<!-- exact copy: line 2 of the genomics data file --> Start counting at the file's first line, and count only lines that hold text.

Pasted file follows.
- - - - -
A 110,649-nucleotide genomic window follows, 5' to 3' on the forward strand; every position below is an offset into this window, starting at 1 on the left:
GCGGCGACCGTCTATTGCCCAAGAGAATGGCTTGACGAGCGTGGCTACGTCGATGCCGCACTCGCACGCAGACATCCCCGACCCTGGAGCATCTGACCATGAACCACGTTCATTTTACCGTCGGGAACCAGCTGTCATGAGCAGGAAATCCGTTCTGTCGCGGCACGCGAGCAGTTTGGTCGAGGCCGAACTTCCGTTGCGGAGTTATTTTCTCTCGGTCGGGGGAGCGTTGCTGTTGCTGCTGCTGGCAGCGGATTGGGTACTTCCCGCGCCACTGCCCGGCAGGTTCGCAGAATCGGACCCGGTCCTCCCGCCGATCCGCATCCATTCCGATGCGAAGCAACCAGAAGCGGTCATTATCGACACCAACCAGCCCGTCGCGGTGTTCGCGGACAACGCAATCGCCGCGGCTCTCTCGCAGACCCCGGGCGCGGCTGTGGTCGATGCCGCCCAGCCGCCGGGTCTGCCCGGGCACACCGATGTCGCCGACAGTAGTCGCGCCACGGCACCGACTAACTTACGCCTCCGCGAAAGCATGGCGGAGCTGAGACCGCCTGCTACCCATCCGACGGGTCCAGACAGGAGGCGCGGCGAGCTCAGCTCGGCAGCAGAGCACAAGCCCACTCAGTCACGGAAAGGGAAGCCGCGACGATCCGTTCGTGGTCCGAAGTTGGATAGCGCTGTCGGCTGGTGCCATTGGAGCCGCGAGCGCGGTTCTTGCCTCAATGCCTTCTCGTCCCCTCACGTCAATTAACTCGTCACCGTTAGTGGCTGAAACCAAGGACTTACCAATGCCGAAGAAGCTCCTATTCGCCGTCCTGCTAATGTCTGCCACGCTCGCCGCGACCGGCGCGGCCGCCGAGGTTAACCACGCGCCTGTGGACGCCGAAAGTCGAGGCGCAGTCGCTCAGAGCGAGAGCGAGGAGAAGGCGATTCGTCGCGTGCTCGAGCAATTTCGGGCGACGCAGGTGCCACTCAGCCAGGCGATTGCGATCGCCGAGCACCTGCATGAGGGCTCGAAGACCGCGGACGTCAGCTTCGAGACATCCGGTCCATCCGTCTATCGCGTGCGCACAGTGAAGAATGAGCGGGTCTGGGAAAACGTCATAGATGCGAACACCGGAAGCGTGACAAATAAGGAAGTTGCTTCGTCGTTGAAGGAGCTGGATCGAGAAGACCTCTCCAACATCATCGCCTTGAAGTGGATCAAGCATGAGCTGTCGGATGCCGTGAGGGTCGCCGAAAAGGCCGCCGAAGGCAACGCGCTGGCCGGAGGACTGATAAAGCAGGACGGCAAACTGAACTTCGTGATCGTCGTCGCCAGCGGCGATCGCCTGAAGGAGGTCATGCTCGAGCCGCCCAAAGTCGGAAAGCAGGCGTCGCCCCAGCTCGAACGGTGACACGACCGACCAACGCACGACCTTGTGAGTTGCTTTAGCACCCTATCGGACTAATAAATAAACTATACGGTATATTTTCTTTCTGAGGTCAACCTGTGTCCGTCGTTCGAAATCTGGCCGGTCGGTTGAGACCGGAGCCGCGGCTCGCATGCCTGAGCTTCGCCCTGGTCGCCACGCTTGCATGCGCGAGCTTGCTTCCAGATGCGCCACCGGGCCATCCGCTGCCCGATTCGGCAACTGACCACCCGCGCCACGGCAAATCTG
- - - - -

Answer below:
GCGGCGACCGTCTATTGCCCAAGAGAATGGCTTGACGAGCGTGGCTACGTCGATGCCGCACTCGCACGCAGACATCCCCGACCCTGGAGCATCTGACCATGAACCACGTTCATTTTACCGTCGGGAACCAGCTGTCATGAGCAGGAAATCCGTTCTGTCGCGGCACGCGAGCAGTTTGGTCGAGGCCGAACTTCCGTTGCGGAGTTATTTTCTCTCGGTCGGGGGAGCGTTGCTGTTGCTGCTGCTGGCAGCGGATTGGGTACTTCCCGCGCCACTGCCCGGCAGGTTCGCAGAATCGGACCCGGTCCTCCCGCCGATCCGCATCCATTCCGATGCGAAGCAACCAGAAGCGGTCATTATCGACACCAACCAGCCCGTCGCGGTGTTCGCGGACAACGCAATCGCCGCGGCTCTCTCGCAGACCCCGGGCGCGGCTGTGGTCGATGCCGCCCAGCCGCCGGGTCTGCCCGGGCACACCGATGTCGCCGACAGTAGTCGCGCCACGGCACCGACTAACTTACGCCTCCGCGAAAGCATGGCGGAGCTGAGACCGCCTGCTACCCATCCGACGGGTCCAGACAGGAGGCGCGGCGAGCTCAGCTCGGCAGCAGAGCACAAGCCCACTCAGTCACGGAAAGGGAAGCCGCGACGATCCGTTCGTGGTCCGAAGTTGGATAGCGCTGTCGGCTGGTGCCATTGGAGCCGCGAGCGCGGTTCTTGCCTCAATGCCTTCTCGTCCCCTCACGTCAATTAACTCGTCACCGTTAGTGGCTGAAACCAAGGACTTACCAATGCCGAAGAAGCTCCTATTCGCCGTCCTGCTAATGTCTGCCACGCTCGCCGCGACCGGCGCGGCCGCCGAGGTTAACCACGCGCCTGTGGACGCCGAAAGTCGAGGCGCAGTCGCTCAGAGCGAGAGCGAGGAGAAGGCGATTCGTCGCGTGCTCGAGCAATTTCGGGCGACGCAGGTGCCACTCAGCCAGGCGATTGCGATCGCCGAGCACCTGCATGAGGGCTCGAAGACCGCGGACGTCAGCTTCGAGACATCCGGTCCATCCGTCTATCGCGTGCGCACAGTGAAGAATGAGCGGGTCTGGGAAAACGTCATAGATGCGAACACCGGAAGCGTGACAAATAAGGAAGTTGCTTCGTCGTTGAAGGAGCTGGATCGAGAAGACCTCTCCAACATCATCGCCTTGAAGTGGATCAAGCATGAGCTGTCGGATGCCGTGAGGGTCGCCGAAAAGGCCGCCGAAGGCAACGCGCTGGCCGGAGGACTGATAAAGCAGGACGGCAAACTGAACTTCGTGATCGTCGTCGCCAGCGGCGATCGCCTGAAGGAGGTCATGCTCGAGCCGCCCAAAGTCGGAAAGCAGGCGTCGCCCCAGCTCGAACGGTGACACGACCGACCAACGCACGACCTTGTGAGTTGCTTTAGCACCCTATCGGACTAATAAATAAACTATACGGTATATTTTCTTTCTGAGGTCAACCTGTGTCCGTCGTTCGAAATCTGGCCGGTCGGTTGAGACCGGAGCCGCGGCTCGCATGCCTGAGCTTCGCCCTGGTCGCCACGCTTGCATGCGCGAGCTTGCTTCCAGATGCGCCACCGGGCCATCCGCTGCCCGATTCGGCAACTGACCACCCGCGCCACGGCAAATCTG